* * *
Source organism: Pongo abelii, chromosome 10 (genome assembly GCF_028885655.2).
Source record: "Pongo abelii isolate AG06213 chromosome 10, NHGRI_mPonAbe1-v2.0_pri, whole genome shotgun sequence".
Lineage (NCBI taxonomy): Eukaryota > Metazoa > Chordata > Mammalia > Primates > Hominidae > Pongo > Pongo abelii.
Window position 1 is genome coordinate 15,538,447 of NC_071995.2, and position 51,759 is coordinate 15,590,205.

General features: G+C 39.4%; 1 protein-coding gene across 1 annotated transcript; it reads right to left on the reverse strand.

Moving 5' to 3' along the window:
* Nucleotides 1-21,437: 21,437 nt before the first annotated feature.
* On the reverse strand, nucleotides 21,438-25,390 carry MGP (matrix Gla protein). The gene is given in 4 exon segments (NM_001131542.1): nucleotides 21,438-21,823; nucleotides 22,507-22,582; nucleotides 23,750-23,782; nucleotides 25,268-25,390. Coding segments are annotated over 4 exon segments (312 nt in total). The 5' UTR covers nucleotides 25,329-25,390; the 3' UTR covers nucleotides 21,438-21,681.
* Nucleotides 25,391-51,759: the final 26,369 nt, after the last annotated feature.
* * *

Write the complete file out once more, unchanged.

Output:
Source organism: Pongo abelii, chromosome 10 (genome assembly GCF_028885655.2).
Source record: "Pongo abelii isolate AG06213 chromosome 10, NHGRI_mPonAbe1-v2.0_pri, whole genome shotgun sequence".
Lineage (NCBI taxonomy): Eukaryota > Metazoa > Chordata > Mammalia > Primates > Hominidae > Pongo > Pongo abelii.
Window position 1 is genome coordinate 15,538,447 of NC_071995.2, and position 51,759 is coordinate 15,590,205.

General features: G+C 39.4%; 1 protein-coding gene across 1 annotated transcript; it reads right to left on the reverse strand.

Moving 5' to 3' along the window:
* Nucleotides 1-21,437: 21,437 nt before the first annotated feature.
* On the reverse strand, nucleotides 21,438-25,390 carry MGP (matrix Gla protein). The gene is given in 4 exon segments (NM_001131542.1): nucleotides 21,438-21,823; nucleotides 22,507-22,582; nucleotides 23,750-23,782; nucleotides 25,268-25,390. Coding segments are annotated over 4 exon segments (312 nt in total). The 5' UTR covers nucleotides 25,329-25,390; the 3' UTR covers nucleotides 21,438-21,681.
* Nucleotides 25,391-51,759: the final 26,369 nt, after the last annotated feature.